- It preserves the viability of every organism within the specimen, without changing their concentration.
- These media stop the drying (desiccation) of the specimen, ensure the pathogen to the commensal ratio and limit the growth of undesirable bacteria.
- Certain the media (Stuart’s and Amie’s) are semi-solid and consistent.
- The charcoal addition helps neutralize inhibitory elements.
- Cary Blair medium and Venkatraman Ramakrishnan medium can be used to transfer the feces of suspected cholera patients.
- Sach’s buffered glycerol saline utilized to transfer excretions from patients believed to have dysentery caused by bacillary bacteria.
- Example: Stuart’s transport medium for Neisseriagonorrhoeae that lacks Carbon, Nitrogen and organic growth factors. Other examples of transport media are Cary Blair and Amies.
8. Antibiotic sensitivity medium
- Antibiotic sensitive medium is a type of microbiological growth media that is often used to conduct test of sensitivity to antibiotics.
- Example: Muller- Hinton agar medium. This is an inherently nonselective, non-differential medium. It is a suitable medium for the growth of all kinds of microorganisms. It has starch, which absorbs toxins that are released by bacteria. Thus, toxins do not affect antibiotics. A concentration of 1.7 percent is utilized in this medium, which permits the better distribution of antibiotics.
9. Storage Media.
- Media is used to store the bacteria for a prolonged length.
- Examples: Egg saline medium, chalk cooked meat broth
10. Sugar media
Sugar media is essentially composed of the 1% of “sugar”,which in microbiology refers to any substance that is fermentable including sucrose, glucose lactose, mannitol, and lactose that is used regularly for tests of fermentation. Sugar media has the following characteristics:
- It’s composed in 1% sugar within peptone
- The indicator for sugar mediums is the Andrade’s indicator which is made up of 0.005 percent acid fuchsin, in 1N NaOH. Acid production following fermentation of sugar is reflected by the change in the color of the medium from pink because of the presence of the indicator.
- Durham’s tube is positioned inverted within the sugar tube in order to demonstrate gas production. Gas production is demonstrated by the demonstration of a gas bubbles in Durham’s tube.
Dehydrated media are now readily available in diagnostic labs due to their simplicity and easier to make. The dehydrated media are prepared by reconstituting it in the distillation process and sterilizing prior to use.
Other solidifying agents
In addition to eggs, agar and serum can also be used to make culture media more solid. Serum-containing mediums like Loeffler’s serum slope as well as egg-containing media like Lowenstein Jensen (LJ) medium, and Dorset egg medium are able to be solidified and disinfected through an inspissation process.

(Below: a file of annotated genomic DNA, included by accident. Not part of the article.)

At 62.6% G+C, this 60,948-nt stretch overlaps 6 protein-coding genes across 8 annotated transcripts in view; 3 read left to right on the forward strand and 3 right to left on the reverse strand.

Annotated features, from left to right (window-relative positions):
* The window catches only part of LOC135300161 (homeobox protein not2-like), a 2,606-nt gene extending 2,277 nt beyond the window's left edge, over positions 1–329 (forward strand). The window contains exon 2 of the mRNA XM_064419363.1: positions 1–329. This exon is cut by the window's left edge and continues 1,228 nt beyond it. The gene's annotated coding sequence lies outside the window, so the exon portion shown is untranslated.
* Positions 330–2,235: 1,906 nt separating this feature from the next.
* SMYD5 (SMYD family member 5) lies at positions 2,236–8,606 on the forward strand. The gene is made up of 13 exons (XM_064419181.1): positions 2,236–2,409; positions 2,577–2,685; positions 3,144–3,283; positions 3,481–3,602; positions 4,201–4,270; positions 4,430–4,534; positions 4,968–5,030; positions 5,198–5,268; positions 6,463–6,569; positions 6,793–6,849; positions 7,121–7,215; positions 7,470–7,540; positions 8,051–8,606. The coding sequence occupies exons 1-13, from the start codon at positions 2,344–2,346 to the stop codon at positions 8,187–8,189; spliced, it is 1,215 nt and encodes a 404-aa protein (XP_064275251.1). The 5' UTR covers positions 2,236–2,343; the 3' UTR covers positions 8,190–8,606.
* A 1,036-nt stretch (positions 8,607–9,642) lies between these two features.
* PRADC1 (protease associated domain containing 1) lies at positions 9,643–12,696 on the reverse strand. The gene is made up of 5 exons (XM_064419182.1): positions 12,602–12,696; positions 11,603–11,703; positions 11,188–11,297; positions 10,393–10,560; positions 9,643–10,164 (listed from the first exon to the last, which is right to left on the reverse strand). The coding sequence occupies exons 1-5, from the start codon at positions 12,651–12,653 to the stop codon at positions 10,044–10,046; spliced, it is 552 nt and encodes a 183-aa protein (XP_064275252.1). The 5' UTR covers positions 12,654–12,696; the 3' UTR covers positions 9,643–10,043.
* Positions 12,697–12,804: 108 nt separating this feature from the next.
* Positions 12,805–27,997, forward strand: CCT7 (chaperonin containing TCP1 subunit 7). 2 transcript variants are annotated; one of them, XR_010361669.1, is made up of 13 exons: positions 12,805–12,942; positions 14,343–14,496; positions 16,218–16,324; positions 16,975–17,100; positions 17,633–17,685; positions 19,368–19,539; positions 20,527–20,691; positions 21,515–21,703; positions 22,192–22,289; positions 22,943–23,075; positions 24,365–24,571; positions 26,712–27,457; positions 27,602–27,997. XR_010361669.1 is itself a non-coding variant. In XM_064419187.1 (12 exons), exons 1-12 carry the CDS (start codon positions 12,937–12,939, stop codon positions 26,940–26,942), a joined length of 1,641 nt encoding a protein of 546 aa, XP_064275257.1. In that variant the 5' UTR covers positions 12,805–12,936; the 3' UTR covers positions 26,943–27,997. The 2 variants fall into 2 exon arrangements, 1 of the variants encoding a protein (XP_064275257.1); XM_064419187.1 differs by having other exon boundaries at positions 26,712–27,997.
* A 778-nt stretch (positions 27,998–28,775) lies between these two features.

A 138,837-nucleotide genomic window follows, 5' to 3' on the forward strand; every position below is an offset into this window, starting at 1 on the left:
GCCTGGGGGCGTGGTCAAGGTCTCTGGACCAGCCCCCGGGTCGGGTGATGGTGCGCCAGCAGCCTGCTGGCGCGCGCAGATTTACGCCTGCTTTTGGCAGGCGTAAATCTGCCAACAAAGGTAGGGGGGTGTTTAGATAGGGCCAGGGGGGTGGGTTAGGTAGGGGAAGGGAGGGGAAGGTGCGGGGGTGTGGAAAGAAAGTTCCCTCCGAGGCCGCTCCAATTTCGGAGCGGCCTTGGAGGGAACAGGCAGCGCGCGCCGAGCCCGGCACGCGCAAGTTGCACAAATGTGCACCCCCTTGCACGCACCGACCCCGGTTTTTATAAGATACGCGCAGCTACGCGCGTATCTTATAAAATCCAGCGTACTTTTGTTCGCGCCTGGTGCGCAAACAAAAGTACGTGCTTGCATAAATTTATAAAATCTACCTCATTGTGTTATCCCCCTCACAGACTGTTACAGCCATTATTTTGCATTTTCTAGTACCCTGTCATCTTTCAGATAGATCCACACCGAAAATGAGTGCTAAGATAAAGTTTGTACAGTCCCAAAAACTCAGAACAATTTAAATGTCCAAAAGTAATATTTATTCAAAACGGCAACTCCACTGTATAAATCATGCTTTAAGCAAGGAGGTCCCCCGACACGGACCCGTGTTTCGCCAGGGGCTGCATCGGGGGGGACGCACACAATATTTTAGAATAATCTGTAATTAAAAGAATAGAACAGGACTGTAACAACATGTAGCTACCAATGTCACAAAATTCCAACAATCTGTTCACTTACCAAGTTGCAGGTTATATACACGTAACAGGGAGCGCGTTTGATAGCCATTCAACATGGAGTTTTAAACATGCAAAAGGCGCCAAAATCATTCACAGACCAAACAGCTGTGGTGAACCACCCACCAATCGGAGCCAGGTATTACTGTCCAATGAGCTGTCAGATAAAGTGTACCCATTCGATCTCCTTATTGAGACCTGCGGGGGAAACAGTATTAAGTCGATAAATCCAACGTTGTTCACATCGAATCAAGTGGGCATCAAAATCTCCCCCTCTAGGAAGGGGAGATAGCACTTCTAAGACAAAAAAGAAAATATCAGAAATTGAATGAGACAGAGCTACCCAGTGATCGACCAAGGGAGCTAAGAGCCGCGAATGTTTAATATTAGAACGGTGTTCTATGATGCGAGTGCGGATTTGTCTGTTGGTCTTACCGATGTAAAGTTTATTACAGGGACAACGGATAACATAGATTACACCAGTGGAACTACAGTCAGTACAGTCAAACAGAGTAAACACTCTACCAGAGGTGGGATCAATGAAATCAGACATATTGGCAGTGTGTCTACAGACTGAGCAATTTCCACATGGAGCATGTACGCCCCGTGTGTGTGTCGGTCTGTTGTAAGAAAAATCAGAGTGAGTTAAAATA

Preparation and preservation
- It is important to regulate to the correct pH level of the media prior to autoclaving.
- The various pH indicators being used comprise phenol red, neutral red bromothymol blue, purple bromocresol, and so on.
- Dehydrated media can be purchased commercially and can be reconstituted according to the manufacturer’ guidelines.
- The majority of culture media are sterilized through autoclaving. Certain media that have heat labile components such as glucose antibiotics, urea blood, and serum do not require autoclaving. The components are removed and added after the medium has been autoclaved.
- Certain media that are highly selective like Wilson or Blair’s media, as well as TCBS Agar does not need to be sterilized.
- After it has been prepared, the media may be stored at 4-5oC and stored in refrigerators for up to 1-2 weeks.
- Certain liquids contained in screw-capped bottles, tubes or cotton plugged bottles can be stored by bringing them to room temperature over the course of up to a week.
Why do bacteria have to be grown (cultured) in the laboratory on artificial culture media?
- One of the main reasons is its use in the diagnosis of infectious illnesses. The ability to isolate an organism from areas that are normally thought as sterile is an indication of the role it plays in the process of disease. In fact, separating an organism from a medical specimen can be the very first step in proving its position as an etiologic factor.
- Culturing bacteria is also an first step in studying its morphology as well as its recognition.
- Bacteria must be grown to extract antigens for serological tests or vaccines.
- Certain genetic research and manipulations of cells require that the bacteria be grown in the laboratory in.
- Culturing bacteria can also be an accurate method of estimating their number (viable number).
- Growing on solid substrates is also a effective method to separate bacteria from mixtures.
Application of Culture Media
It is crucial to develop microorganisms in the outside of your body for the following reasons:
- To determine the root of infection in the clinical sample to ensure that the proper treatment be administered.
- To investigate the specific characteristics or characteristics of microorganisms.
- For the preparation of biological products, such as toxoides, vaccines, antigens…etc.
- In addition to that of the development of bacteria the culture media can also be used to store and transport microorganisms and cells.